Cooperative Exercises and Examples
There are lots of ways to use cooperative learning in your classroom. These links will take you to other areas of the Starting Point site with resources that can be adapted using the techniques of cooperative learning.
- Indoor Labs: especially if a written report is involved
- Outdoor Labs: again, especially if they do a written report
- Independent Research Projects: works well with jigsawing, can involve data or models
- Peer Review: works well with pairs
- Jigsaws: this structured format lets each team member prepare separate but related assignments, then share their work with peer teaching
- Interactive Cases: these open-ended investigations require cooperation
- Team Games: you'll want to add individual accountability
- Interactive Role-Playing: scenarios and roles can be written to ensure that all students are part of cooperative teams
- Reviewing journal articles: You may want to create interdependence by assigning several articles and give different ones to different group members.
- Studio Courses: Traditional courses can be reorganized into a more student-centered model (see also Williamson and Rowe, 2002 and Savarese, 1988 ).
Below, you can browse through examples of cooperative learning that have already been developed. You can use them "as is" or let them serve as models for you to develop your own.
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Transnational Pollution: Why Are You Dumping on Me? part of Starting Point-Teaching Entry Level Geoscience:Role Playing:Examples
The purpose of this lesson is to familiarize students with the different types of transnational pollution, by having them role-play in a hypothetical disaster on the Danube River. -
Human Impacts on Sharks: Developing an Essay Through Peer-Review on a Discussion Board part of Starting Point-Teaching Entry Level Geoscience:Peer Review:Examples
Through a discussion board, students comment and respond to paper topics on the human impacts on sharks. -
The High Plains: Land of Extremes part of Starting Point-Teaching Entry Level Geoscience:Role Playing:Examples
This lesson plan includes a debate about whether the black-footed ferret should be reintroduced onto public lands and a study of the High Plains habitat. -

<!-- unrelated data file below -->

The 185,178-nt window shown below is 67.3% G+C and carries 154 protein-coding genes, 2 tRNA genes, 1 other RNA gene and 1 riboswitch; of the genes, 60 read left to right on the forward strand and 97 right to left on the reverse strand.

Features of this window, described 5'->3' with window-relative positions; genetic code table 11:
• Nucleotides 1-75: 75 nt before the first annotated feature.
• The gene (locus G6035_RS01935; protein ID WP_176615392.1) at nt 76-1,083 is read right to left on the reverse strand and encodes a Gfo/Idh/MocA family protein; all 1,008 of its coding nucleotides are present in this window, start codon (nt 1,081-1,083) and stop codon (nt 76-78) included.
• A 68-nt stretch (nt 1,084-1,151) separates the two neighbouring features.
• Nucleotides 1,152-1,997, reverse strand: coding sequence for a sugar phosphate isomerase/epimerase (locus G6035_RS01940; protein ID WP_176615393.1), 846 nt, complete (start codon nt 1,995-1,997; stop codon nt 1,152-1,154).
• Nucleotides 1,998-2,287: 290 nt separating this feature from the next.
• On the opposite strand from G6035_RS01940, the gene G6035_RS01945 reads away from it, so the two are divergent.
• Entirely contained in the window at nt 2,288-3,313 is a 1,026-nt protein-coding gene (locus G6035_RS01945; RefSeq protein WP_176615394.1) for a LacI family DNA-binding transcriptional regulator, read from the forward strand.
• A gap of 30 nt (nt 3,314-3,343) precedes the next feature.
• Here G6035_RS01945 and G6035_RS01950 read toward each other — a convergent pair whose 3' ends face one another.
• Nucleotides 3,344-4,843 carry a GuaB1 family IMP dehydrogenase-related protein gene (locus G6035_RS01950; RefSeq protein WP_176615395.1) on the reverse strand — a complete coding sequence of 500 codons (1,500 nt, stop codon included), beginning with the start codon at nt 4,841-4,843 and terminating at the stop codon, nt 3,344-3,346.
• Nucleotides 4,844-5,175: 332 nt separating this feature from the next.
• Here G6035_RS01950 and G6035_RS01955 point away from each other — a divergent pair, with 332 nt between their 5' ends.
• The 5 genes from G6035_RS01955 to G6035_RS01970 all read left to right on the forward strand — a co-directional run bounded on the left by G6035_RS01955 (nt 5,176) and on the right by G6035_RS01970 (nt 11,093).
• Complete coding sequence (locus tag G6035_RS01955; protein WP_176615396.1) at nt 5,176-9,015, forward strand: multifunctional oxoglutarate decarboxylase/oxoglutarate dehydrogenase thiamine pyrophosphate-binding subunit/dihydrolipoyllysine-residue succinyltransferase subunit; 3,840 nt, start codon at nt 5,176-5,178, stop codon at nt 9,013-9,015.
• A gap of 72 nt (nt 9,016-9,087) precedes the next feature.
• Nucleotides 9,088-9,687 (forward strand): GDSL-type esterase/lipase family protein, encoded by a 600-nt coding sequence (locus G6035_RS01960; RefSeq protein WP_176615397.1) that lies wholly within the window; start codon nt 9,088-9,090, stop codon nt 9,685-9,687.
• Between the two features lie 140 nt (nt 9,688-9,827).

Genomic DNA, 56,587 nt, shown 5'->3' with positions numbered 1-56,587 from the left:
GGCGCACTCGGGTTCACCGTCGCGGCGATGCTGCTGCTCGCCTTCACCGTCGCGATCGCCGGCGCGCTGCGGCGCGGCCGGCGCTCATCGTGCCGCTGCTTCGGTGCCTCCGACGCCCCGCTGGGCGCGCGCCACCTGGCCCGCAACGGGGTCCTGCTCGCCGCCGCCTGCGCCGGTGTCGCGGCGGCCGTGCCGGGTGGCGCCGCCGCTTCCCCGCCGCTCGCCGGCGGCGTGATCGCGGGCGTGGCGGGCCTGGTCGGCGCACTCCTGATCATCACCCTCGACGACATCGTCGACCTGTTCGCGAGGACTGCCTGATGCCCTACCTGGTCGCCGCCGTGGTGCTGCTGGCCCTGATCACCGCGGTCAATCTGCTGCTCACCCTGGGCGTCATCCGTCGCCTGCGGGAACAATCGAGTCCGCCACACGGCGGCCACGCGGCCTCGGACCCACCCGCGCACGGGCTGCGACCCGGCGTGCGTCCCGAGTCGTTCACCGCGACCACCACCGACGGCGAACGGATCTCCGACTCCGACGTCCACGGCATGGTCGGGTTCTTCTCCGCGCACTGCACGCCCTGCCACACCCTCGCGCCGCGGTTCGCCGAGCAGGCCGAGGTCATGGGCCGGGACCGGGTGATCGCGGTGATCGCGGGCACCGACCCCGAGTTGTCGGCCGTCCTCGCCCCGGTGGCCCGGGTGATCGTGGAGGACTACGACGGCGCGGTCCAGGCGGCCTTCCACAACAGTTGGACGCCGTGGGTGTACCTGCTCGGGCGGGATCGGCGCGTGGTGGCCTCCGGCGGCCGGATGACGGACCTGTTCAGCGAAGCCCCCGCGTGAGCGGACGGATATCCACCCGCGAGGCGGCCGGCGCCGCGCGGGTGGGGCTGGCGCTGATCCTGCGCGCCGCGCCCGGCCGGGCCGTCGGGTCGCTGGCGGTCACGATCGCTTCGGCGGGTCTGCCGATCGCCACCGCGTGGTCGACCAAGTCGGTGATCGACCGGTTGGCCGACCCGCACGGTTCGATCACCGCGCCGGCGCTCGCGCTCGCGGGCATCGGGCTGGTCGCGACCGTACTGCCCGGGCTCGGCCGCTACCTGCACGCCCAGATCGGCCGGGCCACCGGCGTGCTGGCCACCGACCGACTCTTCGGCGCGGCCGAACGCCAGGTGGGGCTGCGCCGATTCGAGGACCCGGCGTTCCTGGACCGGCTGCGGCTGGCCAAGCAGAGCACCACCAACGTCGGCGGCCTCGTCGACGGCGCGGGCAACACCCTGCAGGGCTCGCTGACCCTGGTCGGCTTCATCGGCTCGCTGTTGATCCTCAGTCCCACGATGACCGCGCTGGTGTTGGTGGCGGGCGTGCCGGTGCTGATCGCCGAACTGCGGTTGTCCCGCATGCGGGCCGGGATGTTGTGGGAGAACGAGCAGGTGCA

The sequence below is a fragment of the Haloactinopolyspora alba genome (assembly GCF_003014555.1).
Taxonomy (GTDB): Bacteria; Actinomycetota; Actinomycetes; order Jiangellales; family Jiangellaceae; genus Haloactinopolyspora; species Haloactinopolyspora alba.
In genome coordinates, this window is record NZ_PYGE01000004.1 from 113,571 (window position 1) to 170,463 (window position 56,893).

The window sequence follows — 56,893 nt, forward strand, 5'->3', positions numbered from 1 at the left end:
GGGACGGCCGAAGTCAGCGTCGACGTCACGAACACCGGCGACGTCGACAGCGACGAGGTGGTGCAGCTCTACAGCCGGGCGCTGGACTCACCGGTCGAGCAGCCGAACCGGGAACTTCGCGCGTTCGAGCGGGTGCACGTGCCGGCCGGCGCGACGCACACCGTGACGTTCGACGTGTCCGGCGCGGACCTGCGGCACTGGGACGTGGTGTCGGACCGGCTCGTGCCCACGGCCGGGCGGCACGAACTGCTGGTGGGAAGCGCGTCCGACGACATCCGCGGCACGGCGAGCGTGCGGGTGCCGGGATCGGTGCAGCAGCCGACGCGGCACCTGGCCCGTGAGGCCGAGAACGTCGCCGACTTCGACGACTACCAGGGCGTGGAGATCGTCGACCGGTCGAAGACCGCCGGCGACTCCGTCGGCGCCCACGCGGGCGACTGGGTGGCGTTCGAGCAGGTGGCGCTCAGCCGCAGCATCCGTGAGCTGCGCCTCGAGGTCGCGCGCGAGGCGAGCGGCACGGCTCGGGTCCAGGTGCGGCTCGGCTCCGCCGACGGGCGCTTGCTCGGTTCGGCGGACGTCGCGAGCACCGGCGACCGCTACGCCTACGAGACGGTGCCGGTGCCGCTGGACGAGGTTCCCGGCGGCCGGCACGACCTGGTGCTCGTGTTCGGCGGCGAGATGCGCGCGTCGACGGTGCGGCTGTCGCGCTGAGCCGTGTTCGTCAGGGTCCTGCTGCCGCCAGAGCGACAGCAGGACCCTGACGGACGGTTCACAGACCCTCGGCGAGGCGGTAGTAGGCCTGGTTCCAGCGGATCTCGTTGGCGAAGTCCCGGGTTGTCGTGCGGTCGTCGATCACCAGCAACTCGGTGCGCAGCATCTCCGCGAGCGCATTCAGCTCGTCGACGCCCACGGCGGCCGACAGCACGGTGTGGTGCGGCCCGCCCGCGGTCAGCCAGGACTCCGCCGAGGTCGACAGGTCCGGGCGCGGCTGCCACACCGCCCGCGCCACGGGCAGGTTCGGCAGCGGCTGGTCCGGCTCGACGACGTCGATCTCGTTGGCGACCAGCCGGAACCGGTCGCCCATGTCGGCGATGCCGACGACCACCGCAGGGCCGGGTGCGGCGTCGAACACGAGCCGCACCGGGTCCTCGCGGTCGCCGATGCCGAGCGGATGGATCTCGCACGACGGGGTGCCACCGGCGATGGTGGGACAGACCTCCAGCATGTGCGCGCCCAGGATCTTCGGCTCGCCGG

Student Peer Review Through A Discussion Board to Develop an Invasive Species Paper part of Starting Point-Teaching Entry Level Geoscience:Peer Review:Examples
Through a discussion board, students comment and respond to paper topics on invasive species. -
Calibrated Peer ReviewTM: Discovering Dinosaurs part of Starting Point-Teaching Entry Level Geoscience:Peer Review:Examples
In this activity, students write an essay on the history of scientific discoveries in the field of dinosaur paleontology. -
Writing about the world's fisheries (Calibrated Peer Review): part of Starting Point-Teaching Entry Level Geoscience:Peer Review:Examples
A writing assignment that asks students to summarize the findings of the Pew Ocean Commission report "America's Living Oceans, contrast it to an opposing viewpoint, and recommend a fisheries policy based ...
Environmental Assessment Course part of Starting Point-Teaching Entry Level Geoscience:Campus-Based Learning:Examples
The classic campus-based project is an environmental or sustainability assessment, often referred to as an environmental audit. This course, taught at Carleton in 2001, describes how this type of project can be ...
Investigative Case - "European Starlings and Woopeckers" part of Starting Point-Teaching Entry Level Geoscience:Investigative Case Based Learning:Examples
An exploration into Niche Competition and Population Ecology